Rarietty: Okay, I’ll admit to being part of the 1% of people in the fandom who actually really likes Cadance and always has. I dunno, it’s probably just my Disney Princess bias seeping through, but I’ve always liked how much depth and emotion her character alone gained just through the use of great acting and a musical number. The crew did the best with what they were set up with-a pink princess made to sell toys. However, this doesn’t excuse the fact that every episode she’s shown up in since then has basically shoved her aside and the show isn’t even bothering to try to develop her despite the fact that she has potential to be developed into whatever the writers want her to be. That’s the great thing about “bland” characters. Character development is always awesome and often fun to write for “bland” characters. Sadly however, the comic so far hasn’t really bothered so to take this opportunity. She’s the love interest in every single teen movie ever-bland, predictable and submissive. She exists to fall in love with Shining Armor (despite hardly even interacting with him) and doesn’t do anything else. I know that the next issue seems to shift into her perspective, but it seems like a wasted opportunity. Shining Armor’s personality on the other hand is great and totally makes sense. I hope that his personality is introduced into the show sometime.
Sind: Exactly. Even if they make Cadance’s character interesting in the upcoming Issue, it’s too late; the damage has already been done.
Stavekoff: I’m going to have second Sind here. They just traded one boring character for Shining with another, and he’s worse off for it. This might go into whiny preaching here, but SA always came off as a jock type guy to me, from what little we’ve seen of him in the show, and making him some dumb 80s movie generic geek doesn’t improve him at all. People have been saying that #12 will be Cadance’s issue, so I’m going to be holding off any major judgement of her until that comes along, but so far no good. She’s just nice. Bleh.
The Doctor: I think they did fine with Shining Armor, and I disagree that they went for the nerd stereotype. While they do have a D&D group, other than Poindexter, none of the group comes off as the stereotypical nerd. I think it’s a happy mix of a few different types of characters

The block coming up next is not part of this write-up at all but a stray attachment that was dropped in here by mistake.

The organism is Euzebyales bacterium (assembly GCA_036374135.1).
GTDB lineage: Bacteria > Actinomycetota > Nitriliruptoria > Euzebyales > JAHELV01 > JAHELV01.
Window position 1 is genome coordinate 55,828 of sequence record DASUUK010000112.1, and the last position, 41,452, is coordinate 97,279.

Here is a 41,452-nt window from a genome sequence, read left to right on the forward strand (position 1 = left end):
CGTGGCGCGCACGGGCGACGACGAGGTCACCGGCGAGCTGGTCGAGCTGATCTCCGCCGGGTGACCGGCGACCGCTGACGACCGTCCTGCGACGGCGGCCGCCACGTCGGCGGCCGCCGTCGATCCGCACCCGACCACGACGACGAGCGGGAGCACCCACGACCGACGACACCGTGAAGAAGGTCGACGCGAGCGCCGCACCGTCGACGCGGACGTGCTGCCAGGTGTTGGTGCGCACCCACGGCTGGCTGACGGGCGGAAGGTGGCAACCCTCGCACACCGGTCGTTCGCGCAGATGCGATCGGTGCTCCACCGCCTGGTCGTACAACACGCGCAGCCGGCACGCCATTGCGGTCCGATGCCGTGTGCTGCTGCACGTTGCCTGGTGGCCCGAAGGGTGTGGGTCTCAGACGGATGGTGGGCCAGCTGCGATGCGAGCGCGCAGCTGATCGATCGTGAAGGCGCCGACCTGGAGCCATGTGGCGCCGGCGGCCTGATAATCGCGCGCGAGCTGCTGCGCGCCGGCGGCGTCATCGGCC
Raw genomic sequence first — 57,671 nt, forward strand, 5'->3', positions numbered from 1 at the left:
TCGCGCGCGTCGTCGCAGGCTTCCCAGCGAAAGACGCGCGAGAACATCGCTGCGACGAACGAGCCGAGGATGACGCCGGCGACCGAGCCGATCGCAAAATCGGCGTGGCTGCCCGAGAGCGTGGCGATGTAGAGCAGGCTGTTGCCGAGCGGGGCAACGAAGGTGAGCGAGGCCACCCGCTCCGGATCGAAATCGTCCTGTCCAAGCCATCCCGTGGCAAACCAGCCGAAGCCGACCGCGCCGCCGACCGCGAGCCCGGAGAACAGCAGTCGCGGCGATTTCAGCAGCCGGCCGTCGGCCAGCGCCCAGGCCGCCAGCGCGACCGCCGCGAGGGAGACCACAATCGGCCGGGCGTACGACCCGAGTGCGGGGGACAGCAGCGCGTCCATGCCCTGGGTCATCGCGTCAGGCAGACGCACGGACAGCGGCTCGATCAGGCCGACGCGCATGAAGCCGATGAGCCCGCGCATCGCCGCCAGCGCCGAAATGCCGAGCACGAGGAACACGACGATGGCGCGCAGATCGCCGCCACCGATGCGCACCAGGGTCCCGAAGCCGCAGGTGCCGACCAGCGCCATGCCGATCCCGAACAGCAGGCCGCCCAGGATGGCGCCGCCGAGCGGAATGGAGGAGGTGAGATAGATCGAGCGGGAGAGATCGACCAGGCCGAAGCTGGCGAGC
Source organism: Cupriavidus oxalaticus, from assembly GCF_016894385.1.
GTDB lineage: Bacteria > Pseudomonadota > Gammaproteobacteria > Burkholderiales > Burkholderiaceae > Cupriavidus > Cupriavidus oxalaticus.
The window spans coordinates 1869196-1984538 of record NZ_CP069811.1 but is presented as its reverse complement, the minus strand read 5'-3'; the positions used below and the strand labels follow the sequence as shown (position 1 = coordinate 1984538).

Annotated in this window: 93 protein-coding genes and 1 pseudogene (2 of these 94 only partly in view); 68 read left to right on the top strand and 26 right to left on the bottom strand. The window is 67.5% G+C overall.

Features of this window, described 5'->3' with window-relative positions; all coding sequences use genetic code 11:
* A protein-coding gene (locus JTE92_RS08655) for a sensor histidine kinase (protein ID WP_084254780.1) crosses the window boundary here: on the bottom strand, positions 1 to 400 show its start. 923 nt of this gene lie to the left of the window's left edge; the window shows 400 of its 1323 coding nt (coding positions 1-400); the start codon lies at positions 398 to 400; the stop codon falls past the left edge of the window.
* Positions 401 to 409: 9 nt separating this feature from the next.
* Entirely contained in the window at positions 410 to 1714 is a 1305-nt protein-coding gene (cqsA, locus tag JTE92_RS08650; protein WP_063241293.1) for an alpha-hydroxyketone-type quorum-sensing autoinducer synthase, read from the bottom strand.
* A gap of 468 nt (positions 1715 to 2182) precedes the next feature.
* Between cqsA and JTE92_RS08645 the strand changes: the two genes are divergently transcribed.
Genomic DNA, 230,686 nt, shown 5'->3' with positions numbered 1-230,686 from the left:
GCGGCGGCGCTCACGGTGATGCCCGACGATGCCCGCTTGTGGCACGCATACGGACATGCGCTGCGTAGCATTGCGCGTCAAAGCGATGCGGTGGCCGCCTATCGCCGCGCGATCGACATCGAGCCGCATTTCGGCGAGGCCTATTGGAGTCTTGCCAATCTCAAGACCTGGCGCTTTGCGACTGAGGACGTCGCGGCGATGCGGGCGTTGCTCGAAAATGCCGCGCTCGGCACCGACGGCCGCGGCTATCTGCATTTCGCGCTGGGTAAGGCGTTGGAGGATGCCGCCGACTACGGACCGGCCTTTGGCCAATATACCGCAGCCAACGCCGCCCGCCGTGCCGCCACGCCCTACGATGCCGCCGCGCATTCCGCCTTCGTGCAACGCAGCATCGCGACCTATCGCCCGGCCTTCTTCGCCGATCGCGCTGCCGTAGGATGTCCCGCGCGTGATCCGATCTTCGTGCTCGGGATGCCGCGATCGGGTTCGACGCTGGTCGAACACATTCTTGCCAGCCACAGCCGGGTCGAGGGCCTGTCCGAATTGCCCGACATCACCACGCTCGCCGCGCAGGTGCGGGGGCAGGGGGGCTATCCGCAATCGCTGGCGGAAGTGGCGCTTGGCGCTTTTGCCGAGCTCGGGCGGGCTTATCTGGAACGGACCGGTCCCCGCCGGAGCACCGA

Stavekoff: Well, he certainly didn’t gain any character at all. Still blander than the mush they serve at a retirement home.
Rarietty: I highly disagree there Stavekoff. I could see him still being considered bland, but the comic had nothing to work with in the the first place. The team did probably the best they could when given only 22 pages to give a handsome royal guard/prince character an actual personality. Now, Shining is shown here as awkward, a geek, a hopeless romantic, clumsy and sort of similar personality-wise to his sister. It is objective that he at least gained character in this comic. Bland still? Maybe, but I have to give credit to Cook for at least building simple character foundations. He’s still way less bland here than in the show itself. If the show/comic decided to give Shining Armor some more character development they could always build off of his nerdiness and make him more properly fleshed out anyway. Plus, it would be anything but stereotypical if adult Shining Armor was shown to continue being a huge nerd even into the show’s present and while still maintaining a princely, brave and athletic image.